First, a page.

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Yes, but the spotters? Sorry, the sharing economy is just so exciting. Okay, Rent The Runway is probably the biggest dry cleaning firm in the United States just by virtue of its back-end operations. At a huge warehouse in New Jersey every dress is assessed on its return to see if it needs just a normal clean or something more heavyweight. Rent The Runway now trains its own spotters but started out by poaching all the best ones from around the US. A good spotter can drastically elongate the life of a dress and has a thousand removal techniques up their sleeve for anything from foie gras to nail varnish, and from blood to frankly, so much worse.

Ooh. Have they ever had…Almost certainly. But what goes on tour stays on tour.

Right. My problem with all of this though is – what if it’s the wrong size when it arrives: Aha. With every rental dress the customer gets a second copy of the dress in a different (read larger) size. Plus a totally different dress can be added to the order for the nominal sum of $32.50. And if you still cannot fit in to any of them, well, that’s your fault for lying about your dress size for your profile in the first place. No good will come of it.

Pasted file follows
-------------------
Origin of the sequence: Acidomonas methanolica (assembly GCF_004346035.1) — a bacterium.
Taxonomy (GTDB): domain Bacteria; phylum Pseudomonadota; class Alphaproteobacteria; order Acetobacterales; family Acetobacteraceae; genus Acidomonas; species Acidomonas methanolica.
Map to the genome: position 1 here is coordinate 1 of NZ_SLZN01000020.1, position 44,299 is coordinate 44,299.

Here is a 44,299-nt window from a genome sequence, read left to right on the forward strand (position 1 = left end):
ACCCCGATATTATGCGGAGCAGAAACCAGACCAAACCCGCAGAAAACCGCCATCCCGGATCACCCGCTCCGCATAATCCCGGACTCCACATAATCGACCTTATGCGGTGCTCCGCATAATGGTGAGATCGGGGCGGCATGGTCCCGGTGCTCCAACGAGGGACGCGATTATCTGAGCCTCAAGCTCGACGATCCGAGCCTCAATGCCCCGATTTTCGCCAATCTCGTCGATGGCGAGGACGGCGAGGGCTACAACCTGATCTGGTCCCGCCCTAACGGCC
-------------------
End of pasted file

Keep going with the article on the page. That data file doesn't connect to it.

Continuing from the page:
Fair enough. Does your profile edit your choices for you by any chance? Indeed. A thousand algorithms chug through all the data constantly forecasting demand, analysing seasonal changes, setting prices against all those factors, tracking garment locations so as to select the most efficient method of return, either overnight or three-day return. Like so many of these companies Rent The Runway is at heart a technology firm which just happens to specialise in consumer goods.

Can we talk about sequins again? No, we’ve done that. But we can discuss the future. And the future is… subscription.

They really are bang on all the trends aren’t they? Yup. The ‘Unlimited’ service means that for a $75 a month retainer the customer has three items at any one time always on loan – for as long as they want. This is not for dresses by the way, but for the next big category they want to conquer, i.e. seasonal wear, outdoor wear, handbags, jewellery, accessories. You have a queue of items that you want and as soon as you return any or all of the three items you have been using then the next one in the queue is sent out to you. And so it goes on. The same massive spotting operation goes on – jewellery repairers, leather handbag dyers in house.  So it’s a rolling changeover programme with guaranteed revenue taking them into safer territory than the seasonal/weekend dress rental market. Kerching.

And talking of money, any profits on the horizon? Well, I don’t really want to dwell too long on that side of things, they’re investing everything they make into the infrastructure. The effortless ease with which they raise very large sums of venture capital money tells you what you need to know about their prospects.

Hmmm, I see: Don’t hold me back with petty details. The company is valued at beyond $500 million – that’s all the likes of you needs to know. “The Amazon of rental”– that’s what they want to be. They’ve started with pretty much the hardest category they could – infinitely destructible, fragile and hugely expensive garments. How hard can the rest be? They’ll probably turn to men next.

They want to rent out men – well, hello: I officially give up.